A Foundation for Future Founders: The Swanson School Empowers a New Generation of Entrepreneurs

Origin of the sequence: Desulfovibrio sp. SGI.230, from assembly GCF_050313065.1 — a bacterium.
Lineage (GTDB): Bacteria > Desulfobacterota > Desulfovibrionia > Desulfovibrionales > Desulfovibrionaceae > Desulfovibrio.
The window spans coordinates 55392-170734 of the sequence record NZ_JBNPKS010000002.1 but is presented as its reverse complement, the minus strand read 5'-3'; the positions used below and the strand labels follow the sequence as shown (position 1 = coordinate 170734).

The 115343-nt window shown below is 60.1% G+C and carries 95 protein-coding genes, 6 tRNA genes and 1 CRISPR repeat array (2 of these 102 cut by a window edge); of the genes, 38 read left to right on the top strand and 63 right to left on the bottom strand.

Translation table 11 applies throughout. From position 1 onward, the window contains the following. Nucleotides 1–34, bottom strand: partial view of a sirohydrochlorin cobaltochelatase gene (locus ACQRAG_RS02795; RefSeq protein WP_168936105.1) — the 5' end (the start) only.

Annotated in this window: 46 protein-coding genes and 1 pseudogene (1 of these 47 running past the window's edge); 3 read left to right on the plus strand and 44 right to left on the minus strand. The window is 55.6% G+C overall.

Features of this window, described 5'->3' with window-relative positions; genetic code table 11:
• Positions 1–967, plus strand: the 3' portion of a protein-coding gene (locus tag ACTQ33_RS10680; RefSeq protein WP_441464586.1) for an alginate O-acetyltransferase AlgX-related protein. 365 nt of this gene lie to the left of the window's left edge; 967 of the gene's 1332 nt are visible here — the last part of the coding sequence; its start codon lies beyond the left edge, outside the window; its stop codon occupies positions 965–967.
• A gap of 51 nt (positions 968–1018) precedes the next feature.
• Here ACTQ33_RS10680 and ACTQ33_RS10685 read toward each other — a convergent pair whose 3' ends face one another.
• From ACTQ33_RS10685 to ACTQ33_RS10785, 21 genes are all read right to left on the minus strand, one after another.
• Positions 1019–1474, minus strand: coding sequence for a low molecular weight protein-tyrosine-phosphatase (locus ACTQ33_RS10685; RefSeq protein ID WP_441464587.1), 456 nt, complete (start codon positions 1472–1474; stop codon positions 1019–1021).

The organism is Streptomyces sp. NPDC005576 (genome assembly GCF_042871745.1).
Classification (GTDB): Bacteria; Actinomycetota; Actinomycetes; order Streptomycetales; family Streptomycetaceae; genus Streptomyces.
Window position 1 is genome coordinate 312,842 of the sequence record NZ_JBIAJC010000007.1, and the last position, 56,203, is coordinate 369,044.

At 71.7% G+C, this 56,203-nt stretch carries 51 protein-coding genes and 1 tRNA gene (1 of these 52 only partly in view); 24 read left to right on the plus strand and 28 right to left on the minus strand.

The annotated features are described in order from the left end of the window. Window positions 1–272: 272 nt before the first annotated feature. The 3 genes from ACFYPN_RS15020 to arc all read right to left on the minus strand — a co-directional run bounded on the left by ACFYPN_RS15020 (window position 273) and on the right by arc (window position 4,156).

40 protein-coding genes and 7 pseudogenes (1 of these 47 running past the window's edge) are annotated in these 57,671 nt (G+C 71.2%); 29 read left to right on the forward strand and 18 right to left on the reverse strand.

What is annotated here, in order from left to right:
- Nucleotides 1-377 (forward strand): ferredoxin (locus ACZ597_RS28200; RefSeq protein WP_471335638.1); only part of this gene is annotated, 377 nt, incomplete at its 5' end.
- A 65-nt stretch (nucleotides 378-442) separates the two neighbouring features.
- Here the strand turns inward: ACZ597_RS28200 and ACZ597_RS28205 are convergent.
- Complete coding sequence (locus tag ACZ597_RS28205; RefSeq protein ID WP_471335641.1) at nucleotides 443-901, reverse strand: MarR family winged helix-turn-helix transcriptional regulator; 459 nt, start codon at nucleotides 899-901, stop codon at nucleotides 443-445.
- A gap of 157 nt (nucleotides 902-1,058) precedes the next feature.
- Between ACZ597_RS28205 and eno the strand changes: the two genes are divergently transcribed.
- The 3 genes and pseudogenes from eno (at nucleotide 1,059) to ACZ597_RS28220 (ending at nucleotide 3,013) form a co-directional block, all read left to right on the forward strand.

All SSoE News, Chemical & Petroleum, Electrical & Computer, MEMS, Student Profiles